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Detroit Celebrates the Rebirth of Historic Spaces

Posted on Tuesday, December 23 2014 in Citylife

Whitney KraemerDesignGroup

Over the past few years, Detroiters have witnessed a transformation of spaces across the Motor City. Stores, schools and even entire skyscrapers that once stood empty have been converted from vacant spaces into symbols of Detroit’s revitalization.

Broderick Tower, where I formerly lived, once held the title of the nation’s third-tallest abandoned building. Driving by the structure at night nowadays, you’re greeted by the warm glow of 34-stories of apartment lights where once stood years of darkness.

Bob Kraemer, of the Kraemer Design Group, calls it “adaptive reuse.” Empty buildings with huge potential, paired with what he refers to as an “absolutely booming” housing industry in downtown Detroit, have created the perfect storm for his architectural design and historic preservation firm.

“Detroit has many beautiful historic downtown buildings that investors are converting into contemporary urban housing, hospitality and retail outlets,” said Kraemer, who serves as KDG principal.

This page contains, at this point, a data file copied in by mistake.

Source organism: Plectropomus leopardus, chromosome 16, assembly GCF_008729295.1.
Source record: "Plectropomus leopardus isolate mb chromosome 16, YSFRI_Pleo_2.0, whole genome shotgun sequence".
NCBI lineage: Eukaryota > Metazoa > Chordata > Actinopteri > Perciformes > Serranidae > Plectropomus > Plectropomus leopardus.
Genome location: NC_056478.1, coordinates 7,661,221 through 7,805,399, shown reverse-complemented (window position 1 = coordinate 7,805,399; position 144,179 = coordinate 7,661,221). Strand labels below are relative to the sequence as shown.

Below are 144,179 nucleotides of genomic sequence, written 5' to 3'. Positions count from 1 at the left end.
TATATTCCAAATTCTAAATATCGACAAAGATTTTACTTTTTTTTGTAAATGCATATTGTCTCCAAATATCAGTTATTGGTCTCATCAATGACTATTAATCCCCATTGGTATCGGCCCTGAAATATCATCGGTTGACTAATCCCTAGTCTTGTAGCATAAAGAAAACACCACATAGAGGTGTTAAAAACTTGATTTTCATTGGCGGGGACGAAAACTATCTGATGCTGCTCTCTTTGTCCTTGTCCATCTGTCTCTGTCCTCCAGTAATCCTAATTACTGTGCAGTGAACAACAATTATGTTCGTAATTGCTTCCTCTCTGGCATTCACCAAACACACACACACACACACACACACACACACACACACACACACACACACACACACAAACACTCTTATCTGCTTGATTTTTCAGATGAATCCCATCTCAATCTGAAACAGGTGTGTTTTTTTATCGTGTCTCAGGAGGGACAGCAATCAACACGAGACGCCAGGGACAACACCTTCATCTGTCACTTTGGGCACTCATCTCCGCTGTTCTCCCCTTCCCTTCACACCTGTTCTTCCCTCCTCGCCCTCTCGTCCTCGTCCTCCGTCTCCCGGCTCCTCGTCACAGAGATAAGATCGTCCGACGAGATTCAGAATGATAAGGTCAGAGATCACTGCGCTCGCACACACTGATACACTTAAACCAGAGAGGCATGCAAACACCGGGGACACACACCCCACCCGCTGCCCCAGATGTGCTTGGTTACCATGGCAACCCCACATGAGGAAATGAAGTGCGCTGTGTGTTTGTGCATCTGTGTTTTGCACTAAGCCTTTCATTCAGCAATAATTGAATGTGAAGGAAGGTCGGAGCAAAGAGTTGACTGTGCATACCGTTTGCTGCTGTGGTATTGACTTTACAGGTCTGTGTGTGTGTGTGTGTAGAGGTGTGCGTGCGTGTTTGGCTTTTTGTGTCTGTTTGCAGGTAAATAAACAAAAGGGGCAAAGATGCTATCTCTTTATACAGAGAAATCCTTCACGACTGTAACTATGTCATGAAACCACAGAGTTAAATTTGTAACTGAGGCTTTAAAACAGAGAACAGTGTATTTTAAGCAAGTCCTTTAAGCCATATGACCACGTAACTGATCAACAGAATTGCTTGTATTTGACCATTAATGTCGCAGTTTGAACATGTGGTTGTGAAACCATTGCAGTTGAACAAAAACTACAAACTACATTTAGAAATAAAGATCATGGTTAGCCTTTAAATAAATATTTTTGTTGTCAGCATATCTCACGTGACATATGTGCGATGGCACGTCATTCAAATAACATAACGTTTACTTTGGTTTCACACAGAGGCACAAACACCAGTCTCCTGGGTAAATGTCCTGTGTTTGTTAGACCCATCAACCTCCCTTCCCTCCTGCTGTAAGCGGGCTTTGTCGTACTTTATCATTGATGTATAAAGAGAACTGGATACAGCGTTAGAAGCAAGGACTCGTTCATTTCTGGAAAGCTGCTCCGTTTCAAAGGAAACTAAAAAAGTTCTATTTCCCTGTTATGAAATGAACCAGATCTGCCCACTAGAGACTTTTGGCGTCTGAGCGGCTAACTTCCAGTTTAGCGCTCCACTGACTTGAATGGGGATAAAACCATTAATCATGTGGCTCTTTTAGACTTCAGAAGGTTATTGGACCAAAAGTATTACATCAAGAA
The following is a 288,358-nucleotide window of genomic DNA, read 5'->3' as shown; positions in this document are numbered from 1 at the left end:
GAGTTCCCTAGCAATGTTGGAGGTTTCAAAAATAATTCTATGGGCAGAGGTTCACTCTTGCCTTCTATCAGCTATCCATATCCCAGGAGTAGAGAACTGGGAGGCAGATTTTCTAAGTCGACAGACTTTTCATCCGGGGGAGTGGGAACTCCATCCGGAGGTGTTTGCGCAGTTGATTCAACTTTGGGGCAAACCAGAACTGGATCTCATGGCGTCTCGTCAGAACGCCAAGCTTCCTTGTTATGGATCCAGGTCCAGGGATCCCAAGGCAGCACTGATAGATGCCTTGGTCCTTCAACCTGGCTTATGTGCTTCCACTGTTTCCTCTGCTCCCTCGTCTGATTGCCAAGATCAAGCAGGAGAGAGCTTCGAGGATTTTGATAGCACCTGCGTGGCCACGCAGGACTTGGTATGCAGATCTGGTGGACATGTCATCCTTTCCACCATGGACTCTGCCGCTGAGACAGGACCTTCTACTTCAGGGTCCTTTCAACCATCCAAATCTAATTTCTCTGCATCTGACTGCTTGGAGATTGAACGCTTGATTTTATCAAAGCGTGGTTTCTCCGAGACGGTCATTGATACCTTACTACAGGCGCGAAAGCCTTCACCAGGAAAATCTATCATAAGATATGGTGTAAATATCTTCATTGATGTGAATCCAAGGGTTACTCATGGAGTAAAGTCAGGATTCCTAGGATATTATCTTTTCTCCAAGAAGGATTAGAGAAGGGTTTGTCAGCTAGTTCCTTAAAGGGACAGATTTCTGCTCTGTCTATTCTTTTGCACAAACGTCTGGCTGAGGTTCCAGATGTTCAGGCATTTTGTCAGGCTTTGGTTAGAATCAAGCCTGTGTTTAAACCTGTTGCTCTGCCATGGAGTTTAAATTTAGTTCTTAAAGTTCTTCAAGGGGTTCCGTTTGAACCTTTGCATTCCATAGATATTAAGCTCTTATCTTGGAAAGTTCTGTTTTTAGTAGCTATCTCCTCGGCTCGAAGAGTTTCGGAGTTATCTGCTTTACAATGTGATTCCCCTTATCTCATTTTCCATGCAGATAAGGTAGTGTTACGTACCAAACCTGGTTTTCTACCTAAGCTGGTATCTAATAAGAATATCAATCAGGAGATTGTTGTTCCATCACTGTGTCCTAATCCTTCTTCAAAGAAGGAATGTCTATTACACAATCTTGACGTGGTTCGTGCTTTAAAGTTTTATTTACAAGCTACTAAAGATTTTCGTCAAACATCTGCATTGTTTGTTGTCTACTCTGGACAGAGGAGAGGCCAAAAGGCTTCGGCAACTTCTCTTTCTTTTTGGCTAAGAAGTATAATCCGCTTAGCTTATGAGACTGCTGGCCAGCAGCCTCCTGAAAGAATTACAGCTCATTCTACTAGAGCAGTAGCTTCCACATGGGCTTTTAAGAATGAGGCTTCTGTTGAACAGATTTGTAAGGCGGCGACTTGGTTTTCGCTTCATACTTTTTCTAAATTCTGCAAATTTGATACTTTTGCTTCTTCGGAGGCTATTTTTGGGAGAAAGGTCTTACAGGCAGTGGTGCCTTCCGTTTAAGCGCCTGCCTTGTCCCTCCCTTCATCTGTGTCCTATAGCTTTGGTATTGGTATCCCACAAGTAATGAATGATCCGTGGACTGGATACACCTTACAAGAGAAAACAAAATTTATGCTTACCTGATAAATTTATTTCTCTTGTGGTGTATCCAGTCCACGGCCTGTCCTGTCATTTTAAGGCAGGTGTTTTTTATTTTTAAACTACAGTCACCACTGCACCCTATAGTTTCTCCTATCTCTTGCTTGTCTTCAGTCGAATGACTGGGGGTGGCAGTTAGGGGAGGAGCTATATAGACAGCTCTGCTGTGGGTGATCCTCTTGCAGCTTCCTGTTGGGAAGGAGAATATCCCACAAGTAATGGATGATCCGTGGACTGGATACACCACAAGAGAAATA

The most recent feather in his team’s cap was the renovation of the historic David Whitney building in Grand Circus Park. Just down the block, they’re also working with Dan Gilbert’s Bedrock Real Estate to ready the landmark Wright Kay Building for high-end fashion designer John Varvatos.

This kind of revival has Detroit making national headlines. Just recently, the New York Times reported that the Galapagos Art Space is dodging Brooklyn for a new home in the Motor City.

These are just a few examples of recent rebirths of spaces in The D. In fact, the Downtown Detroit Partnership estimates that $6 billion has been invested in Detroit real estate development projects in greater downtown since 2006.

 

What are some of your favorite redeveloped buildings in Detroit?

 

To see some of Detroit’s redeveloped gems firsthand, get with groups like the Detroit Experience Factory and Show Me Detroit that offer customized tours.

By: Angela Hernandez

Photo Credit: Kraemer Design Group